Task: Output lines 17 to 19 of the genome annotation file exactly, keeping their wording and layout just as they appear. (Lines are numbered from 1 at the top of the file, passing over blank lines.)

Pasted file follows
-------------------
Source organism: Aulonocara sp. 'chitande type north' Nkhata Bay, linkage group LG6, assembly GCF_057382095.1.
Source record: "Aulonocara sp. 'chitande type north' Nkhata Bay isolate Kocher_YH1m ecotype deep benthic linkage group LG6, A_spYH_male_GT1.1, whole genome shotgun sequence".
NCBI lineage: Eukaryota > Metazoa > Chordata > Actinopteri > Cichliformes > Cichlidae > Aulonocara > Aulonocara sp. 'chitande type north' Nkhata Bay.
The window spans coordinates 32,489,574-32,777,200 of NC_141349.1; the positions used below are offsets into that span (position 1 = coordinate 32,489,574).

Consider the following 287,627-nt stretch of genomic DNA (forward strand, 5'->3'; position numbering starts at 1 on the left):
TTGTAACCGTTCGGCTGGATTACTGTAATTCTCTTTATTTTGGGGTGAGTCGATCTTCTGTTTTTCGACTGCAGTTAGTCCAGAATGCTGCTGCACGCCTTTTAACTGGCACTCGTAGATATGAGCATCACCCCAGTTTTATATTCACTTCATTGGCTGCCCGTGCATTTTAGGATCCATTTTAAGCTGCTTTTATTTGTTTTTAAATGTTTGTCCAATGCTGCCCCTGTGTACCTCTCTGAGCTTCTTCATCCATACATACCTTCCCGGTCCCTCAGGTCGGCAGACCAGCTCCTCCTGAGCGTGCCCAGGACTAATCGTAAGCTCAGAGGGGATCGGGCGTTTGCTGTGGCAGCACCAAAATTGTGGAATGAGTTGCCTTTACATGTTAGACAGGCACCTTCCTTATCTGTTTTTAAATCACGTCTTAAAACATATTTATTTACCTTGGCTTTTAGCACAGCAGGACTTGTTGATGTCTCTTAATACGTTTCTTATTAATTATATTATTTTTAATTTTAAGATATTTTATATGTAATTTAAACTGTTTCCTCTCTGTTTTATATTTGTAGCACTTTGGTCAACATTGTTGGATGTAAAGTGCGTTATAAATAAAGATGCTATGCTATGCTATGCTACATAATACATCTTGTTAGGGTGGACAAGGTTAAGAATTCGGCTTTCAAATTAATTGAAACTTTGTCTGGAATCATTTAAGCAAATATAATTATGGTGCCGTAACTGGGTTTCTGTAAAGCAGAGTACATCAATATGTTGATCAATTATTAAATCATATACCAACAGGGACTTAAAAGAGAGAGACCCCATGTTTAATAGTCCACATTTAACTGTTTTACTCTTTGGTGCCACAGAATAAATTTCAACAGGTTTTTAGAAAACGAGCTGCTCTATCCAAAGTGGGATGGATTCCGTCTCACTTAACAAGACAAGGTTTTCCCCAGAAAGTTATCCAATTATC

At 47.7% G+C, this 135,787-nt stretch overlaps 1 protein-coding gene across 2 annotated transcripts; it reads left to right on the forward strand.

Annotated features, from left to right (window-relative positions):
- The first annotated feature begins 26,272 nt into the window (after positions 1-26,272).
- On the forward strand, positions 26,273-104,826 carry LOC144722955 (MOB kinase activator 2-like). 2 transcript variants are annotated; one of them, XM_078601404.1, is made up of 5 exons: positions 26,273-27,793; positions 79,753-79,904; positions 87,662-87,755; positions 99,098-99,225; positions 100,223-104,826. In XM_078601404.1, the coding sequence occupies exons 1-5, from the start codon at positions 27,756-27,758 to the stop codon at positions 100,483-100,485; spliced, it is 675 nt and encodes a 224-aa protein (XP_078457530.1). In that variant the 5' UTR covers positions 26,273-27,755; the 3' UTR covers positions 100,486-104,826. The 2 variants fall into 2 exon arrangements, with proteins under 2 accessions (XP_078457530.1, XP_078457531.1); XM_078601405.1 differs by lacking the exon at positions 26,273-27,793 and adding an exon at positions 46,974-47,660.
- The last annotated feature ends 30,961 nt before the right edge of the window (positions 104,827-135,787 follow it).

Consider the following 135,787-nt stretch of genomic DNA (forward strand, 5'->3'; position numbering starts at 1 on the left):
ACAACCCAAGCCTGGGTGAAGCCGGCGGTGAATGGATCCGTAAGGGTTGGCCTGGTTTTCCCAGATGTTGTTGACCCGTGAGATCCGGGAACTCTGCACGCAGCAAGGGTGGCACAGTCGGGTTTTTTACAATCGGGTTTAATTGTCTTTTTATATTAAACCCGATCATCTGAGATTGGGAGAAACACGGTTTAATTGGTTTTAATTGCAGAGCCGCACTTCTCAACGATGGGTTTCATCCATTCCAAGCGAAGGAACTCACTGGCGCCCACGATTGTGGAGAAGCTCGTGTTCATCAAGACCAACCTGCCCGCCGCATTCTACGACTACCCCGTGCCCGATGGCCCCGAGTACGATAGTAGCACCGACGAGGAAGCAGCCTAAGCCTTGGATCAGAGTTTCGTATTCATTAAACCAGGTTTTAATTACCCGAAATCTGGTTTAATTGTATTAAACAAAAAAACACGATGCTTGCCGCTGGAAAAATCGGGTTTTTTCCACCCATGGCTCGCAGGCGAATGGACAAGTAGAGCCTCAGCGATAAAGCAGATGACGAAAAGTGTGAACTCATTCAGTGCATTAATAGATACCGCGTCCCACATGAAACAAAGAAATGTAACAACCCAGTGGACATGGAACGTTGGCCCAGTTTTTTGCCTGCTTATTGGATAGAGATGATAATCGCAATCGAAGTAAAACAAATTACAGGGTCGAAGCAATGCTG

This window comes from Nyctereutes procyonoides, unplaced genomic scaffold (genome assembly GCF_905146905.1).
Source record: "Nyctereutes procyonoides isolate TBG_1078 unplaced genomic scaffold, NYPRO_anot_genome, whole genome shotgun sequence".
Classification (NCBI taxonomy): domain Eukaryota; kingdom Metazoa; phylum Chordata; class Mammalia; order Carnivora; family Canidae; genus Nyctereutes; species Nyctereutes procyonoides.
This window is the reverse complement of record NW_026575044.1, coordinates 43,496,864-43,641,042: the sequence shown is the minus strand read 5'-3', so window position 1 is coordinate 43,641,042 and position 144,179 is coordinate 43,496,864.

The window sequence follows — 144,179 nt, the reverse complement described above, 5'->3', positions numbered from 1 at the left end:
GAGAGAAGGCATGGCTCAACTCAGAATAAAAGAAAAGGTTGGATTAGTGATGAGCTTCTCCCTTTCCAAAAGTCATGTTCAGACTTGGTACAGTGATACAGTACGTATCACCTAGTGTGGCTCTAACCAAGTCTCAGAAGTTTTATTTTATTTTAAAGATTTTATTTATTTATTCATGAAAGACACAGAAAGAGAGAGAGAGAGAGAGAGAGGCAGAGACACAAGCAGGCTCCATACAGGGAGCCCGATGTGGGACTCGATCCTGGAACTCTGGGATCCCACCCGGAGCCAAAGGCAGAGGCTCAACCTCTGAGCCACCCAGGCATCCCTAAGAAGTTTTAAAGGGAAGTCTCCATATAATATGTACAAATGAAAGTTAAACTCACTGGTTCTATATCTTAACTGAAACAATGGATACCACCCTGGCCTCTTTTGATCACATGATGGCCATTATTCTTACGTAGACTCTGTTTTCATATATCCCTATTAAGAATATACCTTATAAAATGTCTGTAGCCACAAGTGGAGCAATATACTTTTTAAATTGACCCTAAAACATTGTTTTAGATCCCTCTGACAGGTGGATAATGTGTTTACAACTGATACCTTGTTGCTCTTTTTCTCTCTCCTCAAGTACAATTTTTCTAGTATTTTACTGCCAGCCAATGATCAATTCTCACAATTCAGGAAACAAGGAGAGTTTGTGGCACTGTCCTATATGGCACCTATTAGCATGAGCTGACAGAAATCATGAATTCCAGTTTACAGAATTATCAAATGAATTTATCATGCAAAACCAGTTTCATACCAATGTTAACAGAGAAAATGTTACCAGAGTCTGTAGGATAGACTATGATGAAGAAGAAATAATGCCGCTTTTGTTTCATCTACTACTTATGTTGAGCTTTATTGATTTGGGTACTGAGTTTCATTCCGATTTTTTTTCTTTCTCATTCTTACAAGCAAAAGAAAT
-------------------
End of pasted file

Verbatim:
This window is the reverse complement of record NW_026575044.1, coordinates 43,496,864-43,641,042: the sequence shown is the minus strand read 5'-3', so window position 1 is coordinate 43,641,042 and position 144,179 is coordinate 43,496,864.

The window sequence follows — 144,179 nt, the reverse complement described above, 5'->3', positions numbered from 1 at the left end:
GAGAGAAGGCATGGCTCAACTCAGAATAAAAGAAAAGGTTGGATTAGTGATGAGCTTCTCCCTTTCCAAAAGTCATGTTCAGACTTGGTACAGTGATACAGTACGTATCACCTAGTGTGGCTCTAACCAAGTCTCAGAAGTTTTATTTTATTTTAAAGATTTTATTTATTTATTCATGAAAGACACAGAAAGAGAGAGAGAGAGAGAGAGAGGCAGAGACACAAGCAGGCTCCATACAGGGAGCCCGATGTGGGACTCGATCCTGGAACTCTGGGATCCCACCCGGAGCCAAAGGCAGAGGCTCAACCTCTGAGCCACCCAGGCATCCCTAAGAAGTTTTAAAGGGAAGTCTCCATATAATATGTACAAATGAAAGTTAAACTCACTGGTTCTATATCTTAACTGAAACAATGGATACCACCCTGGCCTCTTTTGATCACATGATGGCCATTATTCTTACGTAGACTCTGTTTTCATATATCCCTATTAAGAATATACCTTATAAAATGTCTGTAGCCACAAGTGGAGCAATATACTTTTTAAATTGACCCTAAAACATTGTTTTAGATCCCTCTGACAGGTGGATAATGTGTTTACAACTGATACCTTGTTGCTCTTTTTCTCTCTCCTCAAGTACAATTTTTCTAGTATTTTACTGCCAGCCAATGATCAATTCTCACAATTCAGGAAACAAGGAGAGTTTGTGGCACTGTCCTATATGGCACCTATTAGCATGAGCTGACAGAAATCATGAATTCCAGTTTACAGAATTATCAAATGAATTTATCATGCAAAACCAGTTTCATACCAATGTTAACAGAGAAAATGTTACCAGAGTCTGTAGGATAGACTATGATGAAGAAGAAATAATGCCGCTTTTGTTTCATCTACTACTTATGTTGAGCTTTATTGATTTGGGTACTGAGTTTCATTCCGATTTTTTTTCTTTCTCATTCTTACAAGCAAAAGAAAT